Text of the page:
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Dramatic changes are taking place in the way post- menopausal patients with early-stage breast cancer are treated.Tamoxifen has been the cornerstone for treating hormone-responsive breast cancer of all stages in both pre- and post-menopausal women for over two decades.1 However, serious problems with tamoxifen including side effects, such as the fact it increases the risk of uterine cancer,1 and the fact that many patients develop tamoxifen resistance, led to identification of new hormonal therapies.
Aromatase inhibitors, which block the formation of estrogen in post-menopausal women, are not a new class of drug, but older aromatase inhibitors, such as aminogluthethimide were not selective in purely blocking the conversion of androgens to estrogens, and were somewhat abandoned as breast cancer therapies when tamoxifen was noted to have a superior toxicity profile.The newer aromatase inhibitors are all selective, and, in general, have an excellent safety profile.
Following encouraging data from trials2-6 examining the use of selective aromatase inhibitors in patients with advanced breast cancer, several trials were initiated to evaluate their use in post-menopausal patients with early- stage breast cancer. These trials can be broadly divided into those evaluating aromatase inhibitors head to head with tamoxifen, and trials in which aromatase inhibitors are used following some duration of tamoxifen.The first adjuvant aromatase inhibitor trial to report efficacy data was a head to head trial comparing the aromatase inhibitor, anastrozole, with tamoxifen. The Arimidex, Tamoxifen and Combination (ATAC) trial randomized over 9,000 post-menopausal patients with early-stage breast cancer using anastrozole, tamoxifen, or a combination of the two agents, for a total of five years.
The combination of tamoxifen and anastrozole did not result in a statistically significant better outcome than tamoxifen alone.7 However, significantly fewer patients with hormone receptor-positive breast cancer treated with anastrozole, compared with tamoxifen, have experienced disease relapse.7,8 At four years, disease-free survival is improved by almost 3% in patients treated with anastrozole, compared with patients treated with tamoxifen.8 Based on these results, anastrozole was approved in 2002 as adjuvant treatment for hormone receptor-positive breast cancer in post-menopausal patients. Five-year follow-up from the ATAC trial will be presented at the San Antonio Breast Cancer Symposium in December 2004.Survival data from the ATAC trial and data from several other trials that compare tamoxifen head-to-head with the other two aromatase inhibitors are eagerly awaited.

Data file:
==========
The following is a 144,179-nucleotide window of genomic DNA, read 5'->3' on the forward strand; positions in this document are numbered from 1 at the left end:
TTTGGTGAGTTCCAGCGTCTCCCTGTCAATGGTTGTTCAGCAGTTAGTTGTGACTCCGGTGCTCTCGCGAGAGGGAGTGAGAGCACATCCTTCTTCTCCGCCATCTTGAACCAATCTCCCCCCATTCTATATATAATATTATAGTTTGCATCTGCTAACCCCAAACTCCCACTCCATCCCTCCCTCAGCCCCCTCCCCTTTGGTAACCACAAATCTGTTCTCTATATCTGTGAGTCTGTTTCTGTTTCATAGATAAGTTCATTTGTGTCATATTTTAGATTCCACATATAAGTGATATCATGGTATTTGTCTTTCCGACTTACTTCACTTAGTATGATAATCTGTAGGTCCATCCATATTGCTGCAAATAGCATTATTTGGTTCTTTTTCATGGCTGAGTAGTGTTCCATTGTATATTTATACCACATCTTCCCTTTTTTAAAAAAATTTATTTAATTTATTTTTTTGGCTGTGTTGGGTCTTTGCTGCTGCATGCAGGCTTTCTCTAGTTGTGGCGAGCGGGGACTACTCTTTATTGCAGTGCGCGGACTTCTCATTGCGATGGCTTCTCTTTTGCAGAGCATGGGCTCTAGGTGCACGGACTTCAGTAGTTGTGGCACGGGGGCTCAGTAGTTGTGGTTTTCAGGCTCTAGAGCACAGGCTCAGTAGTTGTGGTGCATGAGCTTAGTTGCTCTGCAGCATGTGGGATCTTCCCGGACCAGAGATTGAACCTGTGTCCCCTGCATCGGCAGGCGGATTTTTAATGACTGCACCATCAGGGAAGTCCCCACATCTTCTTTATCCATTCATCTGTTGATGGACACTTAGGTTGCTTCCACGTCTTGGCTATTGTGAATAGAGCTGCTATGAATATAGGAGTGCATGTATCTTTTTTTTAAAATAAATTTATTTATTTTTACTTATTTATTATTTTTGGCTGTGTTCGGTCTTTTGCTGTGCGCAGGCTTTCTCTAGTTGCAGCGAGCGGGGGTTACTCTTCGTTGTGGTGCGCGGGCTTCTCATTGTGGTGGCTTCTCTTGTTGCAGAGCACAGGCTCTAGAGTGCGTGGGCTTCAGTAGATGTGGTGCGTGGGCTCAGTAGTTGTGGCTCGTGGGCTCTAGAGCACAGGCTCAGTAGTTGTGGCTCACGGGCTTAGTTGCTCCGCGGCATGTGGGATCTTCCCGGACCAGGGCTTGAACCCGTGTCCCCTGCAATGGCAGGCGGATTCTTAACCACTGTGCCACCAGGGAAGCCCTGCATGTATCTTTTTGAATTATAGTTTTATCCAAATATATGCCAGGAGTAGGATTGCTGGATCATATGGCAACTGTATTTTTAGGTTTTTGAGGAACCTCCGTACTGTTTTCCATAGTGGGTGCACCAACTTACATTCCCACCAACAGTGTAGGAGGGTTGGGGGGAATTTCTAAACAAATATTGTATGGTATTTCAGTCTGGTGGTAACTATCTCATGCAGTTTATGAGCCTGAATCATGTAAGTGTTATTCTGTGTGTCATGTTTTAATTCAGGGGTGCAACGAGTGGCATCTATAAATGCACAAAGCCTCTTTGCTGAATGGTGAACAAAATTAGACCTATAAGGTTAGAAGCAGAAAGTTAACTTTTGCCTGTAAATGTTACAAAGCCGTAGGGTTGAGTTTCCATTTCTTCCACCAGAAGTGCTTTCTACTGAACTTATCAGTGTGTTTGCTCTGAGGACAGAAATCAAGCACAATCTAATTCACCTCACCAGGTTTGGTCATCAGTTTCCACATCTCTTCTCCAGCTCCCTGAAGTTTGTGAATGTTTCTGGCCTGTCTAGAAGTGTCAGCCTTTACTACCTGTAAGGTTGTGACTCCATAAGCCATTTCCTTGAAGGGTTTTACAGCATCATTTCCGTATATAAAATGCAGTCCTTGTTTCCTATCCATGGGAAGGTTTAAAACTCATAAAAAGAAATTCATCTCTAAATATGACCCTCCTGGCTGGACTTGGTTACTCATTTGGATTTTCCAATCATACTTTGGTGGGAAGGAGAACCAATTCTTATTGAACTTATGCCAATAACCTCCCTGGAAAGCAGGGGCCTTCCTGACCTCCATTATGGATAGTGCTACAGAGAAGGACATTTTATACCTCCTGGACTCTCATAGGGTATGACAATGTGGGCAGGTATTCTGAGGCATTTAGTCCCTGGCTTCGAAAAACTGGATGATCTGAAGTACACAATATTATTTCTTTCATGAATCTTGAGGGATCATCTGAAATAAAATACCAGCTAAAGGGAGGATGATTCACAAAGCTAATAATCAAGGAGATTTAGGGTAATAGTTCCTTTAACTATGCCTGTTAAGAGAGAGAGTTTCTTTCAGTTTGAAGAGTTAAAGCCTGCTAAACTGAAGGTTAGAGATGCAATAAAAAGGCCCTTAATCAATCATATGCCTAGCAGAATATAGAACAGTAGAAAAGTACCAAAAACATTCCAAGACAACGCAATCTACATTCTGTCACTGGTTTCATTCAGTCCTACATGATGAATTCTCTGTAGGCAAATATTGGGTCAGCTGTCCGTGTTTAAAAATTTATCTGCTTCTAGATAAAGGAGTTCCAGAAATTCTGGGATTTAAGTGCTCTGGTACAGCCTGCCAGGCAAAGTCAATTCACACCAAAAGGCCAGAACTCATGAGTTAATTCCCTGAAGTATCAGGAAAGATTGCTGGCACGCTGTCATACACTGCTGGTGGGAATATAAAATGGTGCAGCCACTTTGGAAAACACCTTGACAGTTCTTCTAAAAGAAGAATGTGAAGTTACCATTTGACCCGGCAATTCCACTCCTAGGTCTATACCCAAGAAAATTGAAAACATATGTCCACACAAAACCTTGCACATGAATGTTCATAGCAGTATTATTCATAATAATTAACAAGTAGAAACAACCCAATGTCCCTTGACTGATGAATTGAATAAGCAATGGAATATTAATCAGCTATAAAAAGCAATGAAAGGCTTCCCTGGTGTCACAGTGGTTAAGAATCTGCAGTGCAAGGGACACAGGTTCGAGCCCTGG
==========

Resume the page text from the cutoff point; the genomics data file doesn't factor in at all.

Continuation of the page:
Over the past 12 months, several trials that examine the use of aromatase inhibitors after various durations of tamoxifen have reported preliminary efficacy data. The National Surgical Adjuvant Breast and Bowel Projects (NSABP) B-14 trial extension trial9 compared five years with 10 years of adjuvant tamoxifen in patients with node-negative early-stage breast cancer. Disease-free survival was statistically worse, and survival was not improved in patients who continued tamoxifen for 10 years, compared with patients who stopped tamoxifen at five years.9 It is clear that patients with estrogen receptor (ER)-positive breast tumors can experience recurrences many years after diagnosis, and the Oxford Overview Analysis1 has demonstrated that patients are at a high risk of recurrence after five years of tamoxifen.Therefore, it was essential to evaluate the use of newer hormonal agents in patients completing five years of tamoxifen.The MA-17 trial randomized about 4,500 patients to letrozole or placebo after they had completed five years of adjuvant tamoxifen. This trial was closed after the first interim analysis, due to a highly significant difference in estimated four-year disease-free survival in favor of the patients randomized to receive letrozole.10 The final analysis of this trial11 at 30 months follow-up demonstrates an absolute improvement in four-year disease-free survival of 7.5% and 2.7% in patients with node-positive and node- negative breast cancers,respectively,treated with letrozole, compared with those treated with placebo. Both distant disease-free and overall survival were significantly improved in patients treated with letrozole with node- positive tumors, but no statistical difference was seen in patients with node-negative tumors.11 In summary, the use of letrozole after tamoxifen improved outcome, particularly in patients with node-positive tumors. One issue with this trial is that the majority of patients randomized had not received the assigned five years of therapy when the trial was closed.Therefore,it is not clear what duration of letrozole is optimal after five years of tamoxifen. The NSABP B-33 trial, which randomized patients to exemestane or to placebo after five years of tamoxifen,was closed when the results of the MA-17 trial were made available. Based on the results of the MA-17 trial, letrozole was approved for extended adjuvant therapy in October 2004.
However, it remains unclear as to whether all patients require the complete five years of tamoxifen. Data from three trials now suggest that patients who switch to an aromatase inhbitor after two to three years of tamoxifen are less likely to experience disease recurrence than patients who receive five years of tamoxifen. An Italian group12 randomized approx- imately 400 patients who had completed about three years of adjuvant tamoxifen to either continue tamoxifen for the entire five years, or to switch to the aromatase inhibitor, aminogluthethimide. Patients who switched to the aromatase inhibitor were less likely to experience a visceral relapse, and had an improved overall survival and a trend to improved breast cancer survival, compared with patients receiving five years of tamoxifen.12